WASHINGTON, DC - Sen. Jon Tester (D-MT) wanted answers from the FEMA administrator while he met with the Senate Homeland Security and Governmental Affairs Committee on Tuesday to talk about what went wrong in a controversial deal that PREPA made with Whitefish energy to restore power to the hurricane-ravaged Puerto Rico area.
Despite the contention, FEMA says that "not one dollar" of the agency's money has been used to pay Whitefish Energy Holdings, but Puerto Rico authorities are asking them to pay $10 million for the power restoration efforts done so far.
That leaves it unclear how the young company will be reimbursed for the nearly month of work it has completed, considering the island's government and utility authorities both filed for bankruptcy this year.
The contract, signed in late September, called for an initial $3.7 million payment, followed by reimbursement of up to $300 million for completed satisfactory work.
FEMA administrator Brock Long says his agency would not have signed off on the contract, had they been made aware of it. Sen. Tester responded by questioning the judgement of PREPA to hire Whitefish Energy.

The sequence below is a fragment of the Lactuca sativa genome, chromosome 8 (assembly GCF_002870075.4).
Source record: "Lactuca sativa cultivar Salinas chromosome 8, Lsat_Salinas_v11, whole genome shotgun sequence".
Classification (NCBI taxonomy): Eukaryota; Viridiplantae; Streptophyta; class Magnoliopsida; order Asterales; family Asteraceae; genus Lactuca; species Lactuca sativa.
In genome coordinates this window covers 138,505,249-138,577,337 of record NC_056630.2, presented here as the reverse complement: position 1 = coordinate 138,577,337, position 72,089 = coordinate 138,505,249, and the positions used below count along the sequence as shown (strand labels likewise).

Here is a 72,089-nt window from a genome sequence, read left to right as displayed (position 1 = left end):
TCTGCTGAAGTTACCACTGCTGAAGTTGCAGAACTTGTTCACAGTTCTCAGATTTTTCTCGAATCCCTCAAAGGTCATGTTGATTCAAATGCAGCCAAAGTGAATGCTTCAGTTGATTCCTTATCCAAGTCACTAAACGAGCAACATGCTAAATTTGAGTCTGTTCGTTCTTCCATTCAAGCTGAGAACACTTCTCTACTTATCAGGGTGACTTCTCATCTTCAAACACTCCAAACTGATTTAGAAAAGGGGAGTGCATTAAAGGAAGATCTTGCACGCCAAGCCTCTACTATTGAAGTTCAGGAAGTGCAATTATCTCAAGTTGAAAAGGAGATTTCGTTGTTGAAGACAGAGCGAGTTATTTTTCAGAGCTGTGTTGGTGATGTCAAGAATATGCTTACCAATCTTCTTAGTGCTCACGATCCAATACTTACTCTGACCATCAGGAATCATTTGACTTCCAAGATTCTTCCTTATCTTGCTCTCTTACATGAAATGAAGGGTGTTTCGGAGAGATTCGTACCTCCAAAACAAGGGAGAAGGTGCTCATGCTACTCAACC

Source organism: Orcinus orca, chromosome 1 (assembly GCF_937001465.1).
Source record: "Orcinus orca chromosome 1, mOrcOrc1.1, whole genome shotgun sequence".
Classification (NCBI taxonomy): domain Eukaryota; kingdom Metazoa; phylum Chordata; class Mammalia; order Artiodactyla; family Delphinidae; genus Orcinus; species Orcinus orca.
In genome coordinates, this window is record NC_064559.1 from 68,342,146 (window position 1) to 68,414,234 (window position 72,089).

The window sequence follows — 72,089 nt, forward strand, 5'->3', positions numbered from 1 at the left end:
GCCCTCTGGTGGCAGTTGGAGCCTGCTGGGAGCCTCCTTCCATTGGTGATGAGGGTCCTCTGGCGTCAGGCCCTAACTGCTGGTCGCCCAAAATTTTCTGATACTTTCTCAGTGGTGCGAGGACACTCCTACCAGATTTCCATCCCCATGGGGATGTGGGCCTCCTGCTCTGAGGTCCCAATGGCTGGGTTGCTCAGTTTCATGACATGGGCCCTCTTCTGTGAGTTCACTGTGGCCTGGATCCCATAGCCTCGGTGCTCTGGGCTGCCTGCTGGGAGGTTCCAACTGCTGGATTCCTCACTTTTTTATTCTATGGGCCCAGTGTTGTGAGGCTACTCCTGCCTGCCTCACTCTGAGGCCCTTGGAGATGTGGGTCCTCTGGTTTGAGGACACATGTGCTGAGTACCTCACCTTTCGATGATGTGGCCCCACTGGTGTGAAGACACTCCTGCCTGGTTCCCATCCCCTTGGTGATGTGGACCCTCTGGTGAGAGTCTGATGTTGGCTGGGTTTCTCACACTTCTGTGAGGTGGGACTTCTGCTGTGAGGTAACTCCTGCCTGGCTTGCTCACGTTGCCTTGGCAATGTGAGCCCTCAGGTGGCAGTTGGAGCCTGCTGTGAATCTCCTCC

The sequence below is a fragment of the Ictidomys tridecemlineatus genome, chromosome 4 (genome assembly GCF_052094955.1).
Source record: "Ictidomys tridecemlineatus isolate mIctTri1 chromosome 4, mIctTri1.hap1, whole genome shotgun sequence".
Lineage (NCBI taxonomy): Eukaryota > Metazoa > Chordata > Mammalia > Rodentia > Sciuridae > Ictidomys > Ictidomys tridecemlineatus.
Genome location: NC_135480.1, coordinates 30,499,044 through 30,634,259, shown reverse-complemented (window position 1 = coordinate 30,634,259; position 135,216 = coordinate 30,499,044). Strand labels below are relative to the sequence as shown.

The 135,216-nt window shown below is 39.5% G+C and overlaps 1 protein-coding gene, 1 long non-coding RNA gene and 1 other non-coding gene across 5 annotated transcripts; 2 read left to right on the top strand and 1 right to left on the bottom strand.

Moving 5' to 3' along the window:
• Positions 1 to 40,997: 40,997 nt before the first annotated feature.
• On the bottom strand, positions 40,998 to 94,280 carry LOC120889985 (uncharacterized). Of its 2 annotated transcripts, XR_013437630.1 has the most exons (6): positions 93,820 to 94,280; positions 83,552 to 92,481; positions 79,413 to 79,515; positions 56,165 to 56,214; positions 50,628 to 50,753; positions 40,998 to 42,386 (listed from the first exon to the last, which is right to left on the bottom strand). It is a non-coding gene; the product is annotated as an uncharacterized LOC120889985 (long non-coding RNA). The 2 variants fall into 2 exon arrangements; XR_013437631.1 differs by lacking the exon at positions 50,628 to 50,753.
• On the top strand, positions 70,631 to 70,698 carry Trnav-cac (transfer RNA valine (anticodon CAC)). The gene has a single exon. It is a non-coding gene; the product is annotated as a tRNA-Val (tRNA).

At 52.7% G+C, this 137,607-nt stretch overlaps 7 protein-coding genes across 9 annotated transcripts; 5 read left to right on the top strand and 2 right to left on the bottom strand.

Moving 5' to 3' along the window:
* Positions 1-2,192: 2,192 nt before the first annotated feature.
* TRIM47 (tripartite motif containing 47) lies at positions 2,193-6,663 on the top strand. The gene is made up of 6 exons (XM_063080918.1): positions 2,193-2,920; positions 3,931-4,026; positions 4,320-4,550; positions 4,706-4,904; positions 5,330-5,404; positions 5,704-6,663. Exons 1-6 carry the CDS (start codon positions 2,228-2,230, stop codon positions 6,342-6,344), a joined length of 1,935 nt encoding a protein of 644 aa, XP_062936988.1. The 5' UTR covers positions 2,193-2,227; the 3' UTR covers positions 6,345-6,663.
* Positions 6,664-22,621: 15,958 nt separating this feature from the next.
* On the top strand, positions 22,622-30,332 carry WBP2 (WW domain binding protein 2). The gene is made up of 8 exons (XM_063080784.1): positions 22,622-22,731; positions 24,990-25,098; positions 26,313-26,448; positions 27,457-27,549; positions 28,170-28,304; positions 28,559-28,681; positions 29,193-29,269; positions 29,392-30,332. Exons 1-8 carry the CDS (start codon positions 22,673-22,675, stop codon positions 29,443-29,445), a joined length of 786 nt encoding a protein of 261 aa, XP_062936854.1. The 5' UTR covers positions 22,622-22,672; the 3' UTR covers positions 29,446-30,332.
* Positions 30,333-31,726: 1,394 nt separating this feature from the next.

"I've been in office 132 days. For 70 of those days, we've been actively responding to Harvey, Irma, Maria and the extraordinary California wildfires as well, Long said. "Each one of these events that I just spoke of could truly be catastrophic stand-alone events but they happened in rapid succession of a 25 day period. Obviously unprecedented."
"I should be tickled pink that they gave a contract to a company in Montana," Sen. Tester said. "But as you look at the situation- two people, been in business two years, never done disaster work before. What kind of people are on this board?"
Major General Donald Jackson with the US Army Corps of Engineers said during the session that the island's "financial situation" meant utility companies "were hesitant to engage" out of concern they would not be paid. That's when PREPA struck the agreement with Whitefish.